Seifert’s 183m contribution to London’s skyline has been widely criticised but was praised for its innovative construction in the 1970s
In the year that saw the tallest building in Western Europe, the Shard, reach its full height of 310m, we thought we’d take a look back in our archive at another skyscraper that made its mark on London’s skyline.
Richard Seifert’s National Westminster or NatWest Tower became the tallest building in the UK when it topped out in 1977 at 183m and remained the tallest in the City of London until it was surpassed by the Heron Tower in 2009.
Building’s architectural correspondent Ike Ijeh says of the building: “Admirably, Tower 42 as it was renamed, is now one of the few in the London that offers public access to its summit. It also introduced the super-tall US-style commercial skyscraper into the UK and without it it is highly unlikely the City would have built the Gherkin or Heron Tower.
“Although now a modern City symbol, its impact on London’s skyline widened the chasm between the City’s historic fabric and its tall buildings, a gap that later developments and the sustained lack of co-ordinated high-rise planning policy have left us no closer to bridging.”
We dug out the feature that Building ran in 1977 on the project. It touches on some of the controversy around the tower: “The proposal to building Britain’s tallest solid structure in the context of the carefully controlled skyline of the City of London was bound to cause a good deal of argument. Ever since planning permission was granted to the then National Provincial Bank for an office tower in Old Broad Street, controversy has raged about the predicted visual impact of the building.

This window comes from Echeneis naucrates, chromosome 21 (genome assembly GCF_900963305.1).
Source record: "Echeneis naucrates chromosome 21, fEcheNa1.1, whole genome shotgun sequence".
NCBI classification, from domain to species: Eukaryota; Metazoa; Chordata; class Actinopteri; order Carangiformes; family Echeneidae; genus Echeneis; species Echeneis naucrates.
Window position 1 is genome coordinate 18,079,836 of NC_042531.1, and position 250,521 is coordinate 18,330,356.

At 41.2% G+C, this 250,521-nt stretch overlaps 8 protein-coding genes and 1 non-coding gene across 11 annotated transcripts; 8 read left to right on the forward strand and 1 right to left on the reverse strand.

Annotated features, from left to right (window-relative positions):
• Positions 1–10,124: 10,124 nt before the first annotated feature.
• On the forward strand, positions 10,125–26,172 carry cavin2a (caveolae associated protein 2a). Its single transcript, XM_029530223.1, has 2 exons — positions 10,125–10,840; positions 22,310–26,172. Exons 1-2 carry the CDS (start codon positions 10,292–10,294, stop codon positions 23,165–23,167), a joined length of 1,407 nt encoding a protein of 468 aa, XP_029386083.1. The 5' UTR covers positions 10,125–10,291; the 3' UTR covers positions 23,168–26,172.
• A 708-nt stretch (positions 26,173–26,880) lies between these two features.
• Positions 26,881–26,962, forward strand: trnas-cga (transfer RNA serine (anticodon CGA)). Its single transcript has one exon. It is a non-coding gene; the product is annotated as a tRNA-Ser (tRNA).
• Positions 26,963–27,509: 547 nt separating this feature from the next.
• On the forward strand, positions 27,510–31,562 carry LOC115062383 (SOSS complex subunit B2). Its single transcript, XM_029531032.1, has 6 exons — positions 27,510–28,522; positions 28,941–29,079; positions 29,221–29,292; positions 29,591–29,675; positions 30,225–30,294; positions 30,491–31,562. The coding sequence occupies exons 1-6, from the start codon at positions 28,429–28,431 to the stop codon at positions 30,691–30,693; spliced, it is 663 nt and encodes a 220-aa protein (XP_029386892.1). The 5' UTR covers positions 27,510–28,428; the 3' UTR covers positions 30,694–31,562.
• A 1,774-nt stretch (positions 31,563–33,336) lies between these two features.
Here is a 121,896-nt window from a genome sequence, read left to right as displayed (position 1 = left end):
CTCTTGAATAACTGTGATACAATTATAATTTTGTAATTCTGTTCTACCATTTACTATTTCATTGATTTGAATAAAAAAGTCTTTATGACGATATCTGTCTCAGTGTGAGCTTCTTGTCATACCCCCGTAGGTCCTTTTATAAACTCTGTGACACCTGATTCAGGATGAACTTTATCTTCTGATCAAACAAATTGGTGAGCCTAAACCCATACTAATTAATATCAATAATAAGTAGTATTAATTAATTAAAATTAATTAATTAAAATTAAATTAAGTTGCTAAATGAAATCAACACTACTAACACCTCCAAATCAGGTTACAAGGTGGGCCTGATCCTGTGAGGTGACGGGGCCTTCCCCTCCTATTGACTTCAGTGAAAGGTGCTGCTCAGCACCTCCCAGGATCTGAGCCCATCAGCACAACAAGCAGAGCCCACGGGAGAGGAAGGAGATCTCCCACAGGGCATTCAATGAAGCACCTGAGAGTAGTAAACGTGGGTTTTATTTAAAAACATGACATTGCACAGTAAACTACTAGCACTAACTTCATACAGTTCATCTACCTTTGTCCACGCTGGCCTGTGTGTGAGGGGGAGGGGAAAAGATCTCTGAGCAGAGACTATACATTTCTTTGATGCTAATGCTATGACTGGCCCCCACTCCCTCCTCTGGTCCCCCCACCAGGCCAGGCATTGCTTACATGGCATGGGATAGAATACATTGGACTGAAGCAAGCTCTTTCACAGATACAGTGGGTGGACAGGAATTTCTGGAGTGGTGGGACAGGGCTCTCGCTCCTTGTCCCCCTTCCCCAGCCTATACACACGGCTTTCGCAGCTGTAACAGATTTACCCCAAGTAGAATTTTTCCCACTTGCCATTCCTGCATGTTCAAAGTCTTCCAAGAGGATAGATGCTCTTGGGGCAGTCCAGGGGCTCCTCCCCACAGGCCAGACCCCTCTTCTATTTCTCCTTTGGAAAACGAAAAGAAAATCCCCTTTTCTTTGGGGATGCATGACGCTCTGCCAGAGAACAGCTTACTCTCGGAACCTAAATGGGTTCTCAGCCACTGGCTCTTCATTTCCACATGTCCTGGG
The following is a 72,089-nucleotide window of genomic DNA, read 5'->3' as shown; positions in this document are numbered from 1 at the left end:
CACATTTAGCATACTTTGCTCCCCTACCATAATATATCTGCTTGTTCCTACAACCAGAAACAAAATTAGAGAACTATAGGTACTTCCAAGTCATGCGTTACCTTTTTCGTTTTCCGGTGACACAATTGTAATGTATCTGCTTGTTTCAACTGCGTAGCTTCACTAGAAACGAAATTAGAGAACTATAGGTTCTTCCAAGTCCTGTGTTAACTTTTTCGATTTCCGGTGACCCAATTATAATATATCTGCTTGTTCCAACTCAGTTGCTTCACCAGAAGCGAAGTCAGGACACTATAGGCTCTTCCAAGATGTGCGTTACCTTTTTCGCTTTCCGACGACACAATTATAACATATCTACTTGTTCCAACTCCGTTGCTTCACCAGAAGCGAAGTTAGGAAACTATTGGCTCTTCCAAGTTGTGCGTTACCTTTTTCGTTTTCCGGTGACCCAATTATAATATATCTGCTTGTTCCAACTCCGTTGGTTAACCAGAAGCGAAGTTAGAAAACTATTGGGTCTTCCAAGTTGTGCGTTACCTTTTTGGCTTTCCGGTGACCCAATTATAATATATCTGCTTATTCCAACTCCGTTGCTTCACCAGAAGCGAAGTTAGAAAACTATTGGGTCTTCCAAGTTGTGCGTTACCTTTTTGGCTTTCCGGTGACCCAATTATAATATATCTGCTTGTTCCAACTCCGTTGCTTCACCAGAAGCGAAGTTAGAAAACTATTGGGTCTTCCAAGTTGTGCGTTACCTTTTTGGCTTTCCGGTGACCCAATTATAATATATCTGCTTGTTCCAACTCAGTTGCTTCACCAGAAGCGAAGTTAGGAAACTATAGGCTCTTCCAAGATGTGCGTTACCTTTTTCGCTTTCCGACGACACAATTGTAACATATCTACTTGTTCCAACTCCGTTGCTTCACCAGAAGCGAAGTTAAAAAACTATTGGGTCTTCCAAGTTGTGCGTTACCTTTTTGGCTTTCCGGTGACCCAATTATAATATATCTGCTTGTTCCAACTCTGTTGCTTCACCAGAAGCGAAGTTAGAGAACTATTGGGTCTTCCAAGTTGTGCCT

“Would it or would it not dominate St Paul’s when viewed from the river? Now that the building has been topped out we know that the answer is, not surprisingly, that it depends where you stand.”
Here’s how the published feature looked:
The complexities of delivering a project of this scale were noted in detail: “A project of this scale demands the use of the latest construction techniques in order to overcome the enormous problems posed by the decision to put 60,000m2 of floor space in the form of a 180m tower on a constricted and inaccessible 10,000m2 site.
“Almost every element of the building - founations, concrete core, steelwork and services – involves some kind of innovation or advanced technique.”
There is also some sympathy for the workers: “The flooring used on the steel beams is Metecno permanent shuttering. Fixing is a rough job and Metecno itself did not want the job… now a team of ‘flying Scots’ has taken over. It is a rough job because manhandling, cutting and shoot-nailing steel sheet in a March gale is no fun, and flying because they commute to and from Glasgow each week.
“ … From the main contractor’s point of view one of the biggest problems is the lack of space on the site for the storage of the enormous quantities of materials required: 3,000t of structural steel, 100,000t of concrete, 12,000m2 of glass, 13 km of stainless steel – the figures speak for themselves. The storage capacity of the site is almost negligible and a nationwide network of storage yards has had to be coordinated and programmed with little room for error.”
“Walking on late you realise at once that this is no ordinary job. There are no clear spaces, walkways are narrow, there are men everywhere, and dominating the whole site is the enormous concrete core thrusting out of the ground and reaching up to and past the equally enormous cantilevers.”
The tower has since been criticised for this huge core, as Ike Ijeh says: “When finally complete, the tower’s problems continued. Its cantilevered construction required an enormous core, leading to a gross/net floor ratio of breathtaking inefficiency. Incredibly, the tower offers roughly the same amount of floorspace as the 25-storey 99 Bishopsgate next door.
“This rendered it incapable of accommodating the large trading floors required in the City before the 1986 Big Bang. Its famously constricted ceiling heights as well as the similarity of its floor-plan to the NatWest logo (always denied by Seifert) also attracted derision.”